What are the Rules of Finnish Sauna? Are you planning on using a traditional Finnish sauna but want to brush up on the rules and etiquette? You’re in the right place. Finnish Sauna has a specific set of rules and customs. And, if you want to fit in with the locals you need to understand the basics.
All you have to do is: pay attention to your personal hygiene, respect your fellow sauna users, and make sure you dress appropriately. And, then there’s the vihta sauna whip. Don’t worry, this article covers everything you need to know about Finnish Sauna Rules.
1: Take a Shower
First up take a shower. The number one rule of Finnish sauna is to make sure you’re fresh and clean before joining others in the sauna. For most, sauna is a shared experience. And, no one wants to be up close and personal with someone’s BO. If you want to enjoy your experience and avoid offending others, make sure you take a quick shower before jumping into the sauna cabin.
2: Dress Appropriately
Make sure you’re dressed appropriately. Did you know, nudity is the norm in traditional Finnish saunas? That’s right. You heard correctly. People in Finland prefer to sauna completely naked. However, this is often the case in private household saunas where families and close friends enjoy sauna-ing together.
If you’re using a public sauna make sure you check with management before stripping off. Most public saunas require individuals to wrap up in a towel to protect modesty and prevent embarrassment. And, don’t worry. If it’s a public nude sauna, you’ll find there are separate saunas for men and women. Nude Finnish sauna tends to be gender specific. And, remove all jewelry – or it will quickly become uncomfortably hot.
3: Gender Specific
Most public Finnish saunas are gender specific. Especially those that operate a nude policy. That means men in one sauna, women in another. If you’re visiting a public Finnish sauna, don’t just walk into the first sauna you see. Make sure you’re visiting the appropriate sauna for your gender. Or, there could be a majorly embarrassing incident.
4: Bring a Towel
Using a towel is a great tip. Even if you’re visiting a nude sauna, take a towel. You can use it to sit on when inside. It provides a personal cushioned seat and protects your naked bottom from the hot wooden bench. You can also use the towel to wipe away excess sweat and avoid leaving a puddle behind you when you’re done.
5: Ask Before Adding Water to Hot Stones
When it comes to adding water to the stones, there’s no hard and fast rule. However, if you’re sharing the sauna with others, it’s good etiquette to ask first. Don’t just begin ladling water and generating clouds of intense steam. Check if it’s okay with your fellow sauna-ers first. And, if there’s a language barrier some nodding and gestures will get your message across pretty quickly.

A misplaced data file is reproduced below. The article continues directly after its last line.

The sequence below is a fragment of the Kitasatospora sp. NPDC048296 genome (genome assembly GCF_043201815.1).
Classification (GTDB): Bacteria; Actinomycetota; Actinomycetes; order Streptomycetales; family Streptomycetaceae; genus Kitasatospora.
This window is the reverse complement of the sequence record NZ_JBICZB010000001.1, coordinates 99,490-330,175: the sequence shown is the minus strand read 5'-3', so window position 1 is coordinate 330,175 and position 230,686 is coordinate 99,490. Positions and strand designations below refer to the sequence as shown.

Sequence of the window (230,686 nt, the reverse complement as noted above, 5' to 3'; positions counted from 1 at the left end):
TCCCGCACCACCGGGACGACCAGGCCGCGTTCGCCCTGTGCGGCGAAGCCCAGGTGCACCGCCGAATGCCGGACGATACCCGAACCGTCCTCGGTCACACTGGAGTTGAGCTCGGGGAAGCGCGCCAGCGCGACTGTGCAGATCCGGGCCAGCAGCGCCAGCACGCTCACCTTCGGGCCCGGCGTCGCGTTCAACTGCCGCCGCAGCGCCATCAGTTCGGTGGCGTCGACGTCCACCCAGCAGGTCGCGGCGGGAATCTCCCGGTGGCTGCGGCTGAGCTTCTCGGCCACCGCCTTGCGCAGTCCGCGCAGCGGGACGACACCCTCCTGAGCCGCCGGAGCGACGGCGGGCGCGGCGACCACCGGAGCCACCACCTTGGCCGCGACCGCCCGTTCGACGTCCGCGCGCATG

6: Silence is King
Another unspoken rule of Finnish sauna is silence and relaxation. People are there to relax and unwind. So, avoid striking up loud conversations. And, if you are there with a friend it’s best to keep quiet and allow everyone some personal space and quiet. However, some people like to strike up a chat. So, read the room and use your common sense if necessary.
7: The Vihta Sauna Whisk
Have you heard of a vihta? Not so much a Finnish sauna rule, but more of a tradition. The vihta is a type of light whisk. It’s made from leafy birch twigs that are bound together and used to gently strike the skin to stimulate circulation. It’s sometimes referred to as a vasta or viht. So, if you see someone whip out a vihta and begin striking themselves, don’t worry. This is perfectly normal in Finnish sauna.
8: Good Sauna Etiquette
Another unspoken rule of Finnish sauna is good sauna etiquette. This means sharing the space in a respectful manner and ensuring your actions don’t wind anyone up the wrong way. While most of good sauna etiquette is common sense you should pay attention to cleanliness, hygiene, and how you use a public space. Top tips include asking before changing anything and always closing the door promptly behind you. For more, check out our full guide on Proper Sauna Etiquette.
9: Stay Hydrated
Make sure you stay safely hydrated. Finnish saunas are incredibly hot. You’re going to experience an intense sweat. And, this means you will lose considerable water. All this water needs to be replaced to prevent dehydration. You should regularly sip water to keep yourself topped up and replace lost fluids. Dehydration is a dangerous condition and can lead to serious health complications. For more, check out How Much Water Should I Drink in a Sauna?
10: Take Time to Cool Off
Once you’re done. You should take time to cool off. If you’re using a public sauna there will be a cold shower or plunge pool nearby. The cold water washes away sweat and provides an energizing jolt to the system. If you’re not accustomed to cold water plunging you should familiarize yourself with the dangers and safety advice before immersing in cold water – Cold Plunge Safety.
Many traditional Finnish saunas are located in outdoor settings and the locals often jump into a lake or river to cool down once their sauna session is complete. Either way, you should allow 10-15 minutes for your body to cool down and return to regular body temperature.
11: Rinse & Repeat
Then rinse and repeat. Traditional Finnish sauna follows a cyclical routine. It’s about embracing the natural rhythm of heating, cleansing, and then cooling off. The Finns can follow this cycle up to ten times in one session. For a beginner, two or three cycles work best. Follow these tips and 11 Finnish sauna rules and you’ll get the most from your experience. Even better, you’ll avoid doing something wrong and upsetting the locals. In fact, you might just be mistaken for a long-time Finnish sauna enthusiast.